SUNDAY, Jan. 8, 2017 (HealthDay News) -- Many skin care products promise to improve appearance by exfoliating -- or removing dead cells -- from the skin's outer layer.
But sometimes, exfoliating can do more harm than good, according to the American Academy of Dermatology (AAD).
"For some people, exfoliation can actually make their skin worse with increased redness or acne breakouts," said Dr. Rebecca Tung, associate professor of dermatology at Loyola University Medical Center in Maywood, Ill. "If you choose to exfoliate, it's important to do so safely so that it does not damage your skin."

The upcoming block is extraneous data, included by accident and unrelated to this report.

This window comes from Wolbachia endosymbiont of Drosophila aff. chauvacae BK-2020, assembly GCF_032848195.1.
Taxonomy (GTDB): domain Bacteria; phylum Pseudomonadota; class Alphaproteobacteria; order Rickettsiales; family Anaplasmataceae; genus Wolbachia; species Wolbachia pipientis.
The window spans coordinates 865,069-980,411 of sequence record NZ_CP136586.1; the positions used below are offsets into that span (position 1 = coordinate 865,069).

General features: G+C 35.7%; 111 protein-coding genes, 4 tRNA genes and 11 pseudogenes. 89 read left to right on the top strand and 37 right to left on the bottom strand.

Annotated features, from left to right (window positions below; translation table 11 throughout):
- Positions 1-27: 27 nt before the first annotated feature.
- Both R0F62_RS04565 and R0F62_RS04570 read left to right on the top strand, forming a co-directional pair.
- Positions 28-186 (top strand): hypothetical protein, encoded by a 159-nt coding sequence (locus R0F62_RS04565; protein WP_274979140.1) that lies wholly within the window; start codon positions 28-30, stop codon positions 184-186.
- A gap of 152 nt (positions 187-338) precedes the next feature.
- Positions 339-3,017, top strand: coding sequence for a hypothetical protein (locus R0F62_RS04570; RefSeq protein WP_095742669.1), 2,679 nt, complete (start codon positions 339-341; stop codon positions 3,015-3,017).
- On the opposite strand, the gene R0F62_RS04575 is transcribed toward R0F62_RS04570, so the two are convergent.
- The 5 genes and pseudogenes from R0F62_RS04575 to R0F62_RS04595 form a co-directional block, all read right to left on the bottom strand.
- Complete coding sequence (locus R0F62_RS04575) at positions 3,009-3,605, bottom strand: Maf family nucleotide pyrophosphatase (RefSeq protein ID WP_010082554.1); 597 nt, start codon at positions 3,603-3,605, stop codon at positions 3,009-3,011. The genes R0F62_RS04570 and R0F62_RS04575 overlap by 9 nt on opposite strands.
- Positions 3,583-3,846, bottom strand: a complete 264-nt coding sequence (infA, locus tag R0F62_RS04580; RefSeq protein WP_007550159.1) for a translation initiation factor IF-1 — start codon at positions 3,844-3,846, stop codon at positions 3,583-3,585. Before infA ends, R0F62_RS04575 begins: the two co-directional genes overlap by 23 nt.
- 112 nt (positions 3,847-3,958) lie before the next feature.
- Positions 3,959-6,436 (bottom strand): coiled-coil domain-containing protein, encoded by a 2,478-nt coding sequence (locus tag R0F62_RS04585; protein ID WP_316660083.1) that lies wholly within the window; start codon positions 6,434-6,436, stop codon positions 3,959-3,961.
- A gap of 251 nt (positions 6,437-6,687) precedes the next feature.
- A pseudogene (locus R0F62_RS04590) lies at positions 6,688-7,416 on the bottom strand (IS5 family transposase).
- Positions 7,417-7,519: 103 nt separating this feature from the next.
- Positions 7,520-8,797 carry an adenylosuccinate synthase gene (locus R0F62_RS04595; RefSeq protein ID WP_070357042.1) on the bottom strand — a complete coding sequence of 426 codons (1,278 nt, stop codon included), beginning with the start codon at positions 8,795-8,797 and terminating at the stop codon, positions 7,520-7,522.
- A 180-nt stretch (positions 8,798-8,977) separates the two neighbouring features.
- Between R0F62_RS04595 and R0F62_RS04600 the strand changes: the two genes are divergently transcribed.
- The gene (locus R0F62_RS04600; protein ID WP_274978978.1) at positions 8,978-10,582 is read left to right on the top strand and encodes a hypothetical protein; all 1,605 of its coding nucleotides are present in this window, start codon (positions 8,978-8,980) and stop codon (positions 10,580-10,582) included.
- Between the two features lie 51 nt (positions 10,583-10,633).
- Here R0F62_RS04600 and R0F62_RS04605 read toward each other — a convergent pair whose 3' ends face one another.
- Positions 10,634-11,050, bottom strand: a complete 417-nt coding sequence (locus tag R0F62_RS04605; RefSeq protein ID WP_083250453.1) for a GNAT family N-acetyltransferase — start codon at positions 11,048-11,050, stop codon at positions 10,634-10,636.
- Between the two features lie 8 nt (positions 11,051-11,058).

Before exfoliating, consider your skin type, Tung advised in an AAD news release.
"Understanding your skin type will help you choose an exfoliation method that best suits your skin," Tung said.
There are two ways to exfoliate at home. Dead skin can be removed with a mechanical tool, such as a brush, scrub or sponge. It can also be removed gently with chemicals, such as alpha and beta hydroxy acids, Tung said.
These steps will help prevent damage:
If you have questions, a dermatologist can evaluate your skin and help you decide if exfoliating will be beneficial for you, Tung said.
The U.S. National Institute on Aging provides more information on skin care and aging.
SOURCE: American Academy of Dermatology, news release, Dec. 13, 2016